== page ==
Somewhere in the middle may be just right
Published 9:47 pm Tuesday, July 31, 2007
Three things you should never discuss in public in polite company in the South are religion, politics and barbecue.
That’s the message my favorite Southern politics expert Bill Ferris — a history professor — conveyed to me last week when I called to talk about the circus of elections in Adams County.
But for the last four years, and especially the last year, it seems not many in Adams County abided by the middle lesson of that rule — politics.
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More voters than normal seem aware of a 3-2 voting split on the county board of supervisors. The county residents feel recreation and roads have been ignored. And some of the population seems itching for a change.
And that would be why the ballot is so full, professor Ferris said.
“It sounds like there is significant change under way in Natchez,” he said. “When you have that kind of interest in an electoral event it means people are involved in ways that reflect dissatisfaction with the status quo.”
District 1 supervisor Sammy Cauthen has served a lifetime on the board. He’s been the constant presence for approximately 30 years.
This year, he has five challengers.
Thomas “Boo” Campbell pulls up next in the line of experience.
He has four opponents.
And Board President Darryl Grennell pulls third in rank.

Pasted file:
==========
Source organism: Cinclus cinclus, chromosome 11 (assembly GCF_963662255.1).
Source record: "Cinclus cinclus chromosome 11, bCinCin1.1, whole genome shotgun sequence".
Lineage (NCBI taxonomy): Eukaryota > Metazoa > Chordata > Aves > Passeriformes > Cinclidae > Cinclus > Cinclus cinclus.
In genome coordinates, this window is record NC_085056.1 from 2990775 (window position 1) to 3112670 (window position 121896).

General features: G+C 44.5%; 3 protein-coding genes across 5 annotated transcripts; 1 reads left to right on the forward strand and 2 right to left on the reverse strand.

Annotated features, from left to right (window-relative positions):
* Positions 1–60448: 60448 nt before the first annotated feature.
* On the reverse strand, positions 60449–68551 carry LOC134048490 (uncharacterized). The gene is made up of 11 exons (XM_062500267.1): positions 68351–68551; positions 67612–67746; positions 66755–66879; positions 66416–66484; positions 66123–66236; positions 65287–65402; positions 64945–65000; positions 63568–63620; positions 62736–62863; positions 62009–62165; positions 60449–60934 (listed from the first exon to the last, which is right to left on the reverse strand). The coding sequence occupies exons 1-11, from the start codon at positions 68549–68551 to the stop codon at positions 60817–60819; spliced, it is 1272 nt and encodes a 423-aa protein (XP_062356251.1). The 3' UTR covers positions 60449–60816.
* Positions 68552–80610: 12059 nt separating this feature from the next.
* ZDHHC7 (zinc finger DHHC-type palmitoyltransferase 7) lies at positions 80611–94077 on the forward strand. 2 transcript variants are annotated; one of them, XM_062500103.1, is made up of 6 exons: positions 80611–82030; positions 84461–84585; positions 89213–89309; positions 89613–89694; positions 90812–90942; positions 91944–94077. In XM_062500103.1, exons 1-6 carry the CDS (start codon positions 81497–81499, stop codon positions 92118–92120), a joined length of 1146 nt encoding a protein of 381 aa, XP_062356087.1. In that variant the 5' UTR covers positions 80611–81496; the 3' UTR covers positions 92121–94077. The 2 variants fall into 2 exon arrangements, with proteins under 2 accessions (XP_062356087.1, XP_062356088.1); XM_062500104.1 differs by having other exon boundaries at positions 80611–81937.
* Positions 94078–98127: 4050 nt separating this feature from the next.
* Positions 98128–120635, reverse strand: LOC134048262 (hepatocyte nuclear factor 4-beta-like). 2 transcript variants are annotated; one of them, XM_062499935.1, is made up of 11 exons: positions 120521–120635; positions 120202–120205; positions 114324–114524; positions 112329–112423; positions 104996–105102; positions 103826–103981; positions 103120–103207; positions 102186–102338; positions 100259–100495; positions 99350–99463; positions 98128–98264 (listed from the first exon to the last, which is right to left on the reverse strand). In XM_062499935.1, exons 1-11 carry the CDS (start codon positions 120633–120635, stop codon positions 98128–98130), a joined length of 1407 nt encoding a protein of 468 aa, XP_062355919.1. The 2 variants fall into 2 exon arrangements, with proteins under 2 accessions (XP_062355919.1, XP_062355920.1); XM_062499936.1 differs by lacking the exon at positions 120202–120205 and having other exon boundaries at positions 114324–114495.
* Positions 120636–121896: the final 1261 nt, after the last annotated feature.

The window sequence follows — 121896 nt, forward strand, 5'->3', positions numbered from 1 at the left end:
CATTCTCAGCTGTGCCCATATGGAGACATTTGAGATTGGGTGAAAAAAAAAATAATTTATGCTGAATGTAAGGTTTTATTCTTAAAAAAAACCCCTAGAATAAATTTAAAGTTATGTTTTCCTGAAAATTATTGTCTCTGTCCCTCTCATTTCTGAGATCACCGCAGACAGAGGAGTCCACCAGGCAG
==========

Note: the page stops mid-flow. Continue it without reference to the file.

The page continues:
He has two challengers.
Many of the candidates challenging the “status quo” will tell you they think they’ll win. Others are realistic but still have a goal — a wakeup call. The challengers want the incumbents to open their eyes, to realize that the public is unhappy and to make a change.
The three longtime incumbents are good men, strong leaders and have served us well. But maybe, just maybe, they’ve gotten too comfortable.
Years on the job sometimes make elected officials unresponsive to the voting public, Ferris said.
The challengers in the local race will tell you that is exactly what’s happened in Adams County.
Ferris, a Vicksburg native and the founding director of the University of Mississippi Center for the Study of Southern Culture, said unhappy voters will work together to find candidates of their own to pit against the incumbents.
Nearly every challenger in our local race said they got in the race because a group of friends and family came to them and suggested it.
Adams County is discussing politics publicly.
But will they change things?
Incumbents aren’t all bad. In fact, they are usually the best choice.
“An incumbent has a definite advantage,” Ferris said. “They have resources, contacts, financial support.
Our current supervisors know U.S. Sens. Trent Lott and Thad Cochran. They know the governor. They know the Rentech folks. They have projects in motion, and it might be best to let them finish what they started.
“But if they begin to move in direction that the voting public is not comfortable with, (voters) mount opposition and threaten their future,” Ferris said.
“No one is safe in politics. You can never assume you’ll be reelected.”
And perhaps that’s just what Sammy, Boo and Darryl have done for the last four years. Board upstarts Henry Watts and Spanky Felter sit through meetings asking questions and frequently referring to the voters. Those two sometimes seem too focused on what their constituents would say.
The other three see a bigger picture. They tell you they vote for the county, not for a select group of voters.
But who is right?
It’s got to be somewhere in the middle. And maybe a wakeup call is exactly what we need to reach the right spot.
Julie Finley is the managing editor of The Natchez Democrat. She can be reached at 601-445-3551 or Julie.email@example.com.